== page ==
Fear

6 years ago

 

I used to make pottery once. Really enjoyed it.

There's nothing in the world so soothing and therapeutic as sitting at a potters wheel with the wet slip of symmetrical clay running through your fingers As you watch, breath held, the vessel sinuously rises, spinning walls growing taller with each pull of your fingers.

It sounds almost pornographic, doesn't it. And, it is. Clay is a sensual medium. For me, it was utterly addictive. I knew many potters back then, but the one who most influenced me was a Danish lady called Bente.

She was a professional artist and made her living constructing, glazing and firing pots. I would watch in awe as she threw mammoth urns almost as tall as herself. Other times, delicate porcelain tea cups would flow from her fingers, so fine that, after firing, you could see shadows through them. We would question her endlessly on how she did it.

One exercise that Bente recommended to beginning (and not-so-beginning) potters was to work up 48 identical balls of clay, then spend the day making 48 mugs or bowls or whatever form you were trying to master. As you finished each pot, you took a wire cutter and sliced the pot up through the middle, from base to rim. In this way, you could study your technique - the evenness of the walls, the thickness in the base and so on. When you moved on to the next ball of clay, it was with the knowledge of what went wrong and what went right. It was really hard.

Many times, I could not do it and set the pot aside to be turned and fired. When you can't make a perfect thing by choice, but then produce one by accident, you are filled with angst about destroying it. But, as we practised and improved, we began to understand. Technical proficiency creates confidence. Sustained practice doesn't mute creativity. It hones it. Your abilities become stronger. There's less worry about being able to replicate success, making mistakes or what others think of your work. Fewer chewed nails, more pots.

Now, many years later, I sit at a computer, my potter's fingers flying over the keyboard. I wrestle with chunks of text, pulling them up, smoothing them down. Layer upon layer of words grow, changing form as I manipulate them. Like throwing a pot, there is a mysticism to the process. Any number of happy accidents can occur. I love that serendipitous moment when a word or phrase just comes. Unbidden Yet, more and more often now, I re-read and delete them. Heartlessly. Without a flicker of remorse.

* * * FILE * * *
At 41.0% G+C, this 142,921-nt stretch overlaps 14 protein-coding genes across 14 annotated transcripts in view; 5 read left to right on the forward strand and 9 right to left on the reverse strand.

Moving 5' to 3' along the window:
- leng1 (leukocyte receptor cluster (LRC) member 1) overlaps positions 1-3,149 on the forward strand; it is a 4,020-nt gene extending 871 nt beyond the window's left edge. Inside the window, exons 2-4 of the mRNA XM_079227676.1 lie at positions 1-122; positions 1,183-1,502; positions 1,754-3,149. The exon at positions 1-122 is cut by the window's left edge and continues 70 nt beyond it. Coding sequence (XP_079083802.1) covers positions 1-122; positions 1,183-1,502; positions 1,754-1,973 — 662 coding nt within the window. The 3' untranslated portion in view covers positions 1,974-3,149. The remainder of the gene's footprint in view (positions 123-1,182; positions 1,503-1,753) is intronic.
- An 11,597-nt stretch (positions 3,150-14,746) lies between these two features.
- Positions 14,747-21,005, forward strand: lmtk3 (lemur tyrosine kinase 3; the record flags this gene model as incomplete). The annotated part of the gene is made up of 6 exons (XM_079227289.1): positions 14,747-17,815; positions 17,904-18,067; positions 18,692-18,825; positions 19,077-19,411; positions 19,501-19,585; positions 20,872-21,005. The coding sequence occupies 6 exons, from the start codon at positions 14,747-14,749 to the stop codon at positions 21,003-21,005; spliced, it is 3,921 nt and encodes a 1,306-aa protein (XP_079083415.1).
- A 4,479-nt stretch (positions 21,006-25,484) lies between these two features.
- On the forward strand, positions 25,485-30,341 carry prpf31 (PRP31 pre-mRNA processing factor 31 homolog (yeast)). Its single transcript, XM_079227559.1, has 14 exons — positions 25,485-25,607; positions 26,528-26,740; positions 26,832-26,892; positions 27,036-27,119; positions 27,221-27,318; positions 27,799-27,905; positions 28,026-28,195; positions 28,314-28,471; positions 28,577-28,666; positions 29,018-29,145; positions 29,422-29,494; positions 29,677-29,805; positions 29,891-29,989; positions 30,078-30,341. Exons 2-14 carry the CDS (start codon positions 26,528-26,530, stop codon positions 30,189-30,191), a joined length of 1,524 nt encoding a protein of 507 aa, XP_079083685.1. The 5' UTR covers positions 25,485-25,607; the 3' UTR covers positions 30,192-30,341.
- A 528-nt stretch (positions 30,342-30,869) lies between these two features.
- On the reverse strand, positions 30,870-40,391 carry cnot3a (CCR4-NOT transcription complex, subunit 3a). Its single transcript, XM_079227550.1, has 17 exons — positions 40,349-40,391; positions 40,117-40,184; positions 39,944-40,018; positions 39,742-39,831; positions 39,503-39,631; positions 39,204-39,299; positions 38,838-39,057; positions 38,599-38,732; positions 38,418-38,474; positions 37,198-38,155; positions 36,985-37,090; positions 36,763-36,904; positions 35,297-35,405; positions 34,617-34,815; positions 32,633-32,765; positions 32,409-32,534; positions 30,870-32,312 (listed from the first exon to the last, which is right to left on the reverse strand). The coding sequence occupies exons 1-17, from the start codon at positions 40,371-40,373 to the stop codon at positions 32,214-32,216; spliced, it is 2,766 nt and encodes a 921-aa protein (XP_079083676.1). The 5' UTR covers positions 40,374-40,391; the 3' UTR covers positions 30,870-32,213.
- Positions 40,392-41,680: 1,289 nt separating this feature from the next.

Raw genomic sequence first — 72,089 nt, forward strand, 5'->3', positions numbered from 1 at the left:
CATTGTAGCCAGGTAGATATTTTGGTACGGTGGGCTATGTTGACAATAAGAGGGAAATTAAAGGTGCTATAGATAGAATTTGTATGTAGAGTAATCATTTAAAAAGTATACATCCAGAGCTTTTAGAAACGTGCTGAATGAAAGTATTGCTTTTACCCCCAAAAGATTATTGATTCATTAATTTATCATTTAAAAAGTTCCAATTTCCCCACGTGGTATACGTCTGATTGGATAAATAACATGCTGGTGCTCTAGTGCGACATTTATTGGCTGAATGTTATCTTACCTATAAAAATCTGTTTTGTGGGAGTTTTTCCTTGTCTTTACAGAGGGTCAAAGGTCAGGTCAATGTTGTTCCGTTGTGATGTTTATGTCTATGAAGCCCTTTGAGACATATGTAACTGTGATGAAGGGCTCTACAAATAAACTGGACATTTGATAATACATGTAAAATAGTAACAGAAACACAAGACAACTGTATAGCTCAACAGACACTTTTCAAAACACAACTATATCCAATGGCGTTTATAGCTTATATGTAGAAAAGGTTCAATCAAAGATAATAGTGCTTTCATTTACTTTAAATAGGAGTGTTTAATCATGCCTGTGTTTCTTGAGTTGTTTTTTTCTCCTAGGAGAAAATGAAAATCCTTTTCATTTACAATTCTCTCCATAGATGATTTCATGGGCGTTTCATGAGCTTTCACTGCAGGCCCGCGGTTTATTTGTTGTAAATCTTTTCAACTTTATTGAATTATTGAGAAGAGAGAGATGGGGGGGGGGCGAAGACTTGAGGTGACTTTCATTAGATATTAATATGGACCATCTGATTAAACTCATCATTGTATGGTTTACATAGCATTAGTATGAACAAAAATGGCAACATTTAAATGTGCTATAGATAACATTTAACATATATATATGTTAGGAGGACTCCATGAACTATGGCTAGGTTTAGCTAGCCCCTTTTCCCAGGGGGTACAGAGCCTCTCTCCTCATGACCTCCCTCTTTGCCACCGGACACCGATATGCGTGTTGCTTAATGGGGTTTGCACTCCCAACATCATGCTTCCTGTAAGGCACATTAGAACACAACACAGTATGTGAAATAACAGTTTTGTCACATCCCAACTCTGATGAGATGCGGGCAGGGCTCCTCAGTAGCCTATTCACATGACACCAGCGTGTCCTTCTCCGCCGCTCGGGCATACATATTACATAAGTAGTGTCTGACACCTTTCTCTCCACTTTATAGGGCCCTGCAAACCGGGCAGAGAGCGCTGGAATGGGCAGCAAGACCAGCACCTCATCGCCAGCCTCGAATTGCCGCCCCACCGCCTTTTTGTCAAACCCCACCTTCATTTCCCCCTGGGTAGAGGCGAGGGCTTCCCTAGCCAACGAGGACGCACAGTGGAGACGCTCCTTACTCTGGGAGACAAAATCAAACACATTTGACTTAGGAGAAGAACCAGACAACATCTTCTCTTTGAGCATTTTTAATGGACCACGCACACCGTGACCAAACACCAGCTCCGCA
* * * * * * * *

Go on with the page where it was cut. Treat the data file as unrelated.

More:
Wendy Palmer, writer and blogger, explains. "it’s important to not get so attached to scenes or dialogue that you can’t bring yourself to cut them for the sake of the overall story ...There’s also the danger of falling in love with a particular phrasing and then failing to see that it doesn’t make the point you need it to make; your attachment obscures your message. That’s why it is important to have an editor, an independent first reader, or at the very least a long gap between writing and editing".

You have to be willing to slice it up the middle to make it better the next time. Thanks Bente.

I still love potting. I intend to get back to it one day. Actually, I have to. Because for a potter, I own very little pottery.

One night, a few years ago, the shelf where I displayed my work, crashed down off the wall. Smashing just about every piece. Here's a picture of one of the few that survived.

I guess the writing analogy would be BACK UP YOUR WORK folks. And don't keep it all in the same place.

And re-making the pots? Well, all that practice is behind me. The hard part's done.

Are you a hoarder of words? Do you find it hard to destroy what you've made?

Do tell.

Mrs Catch xx

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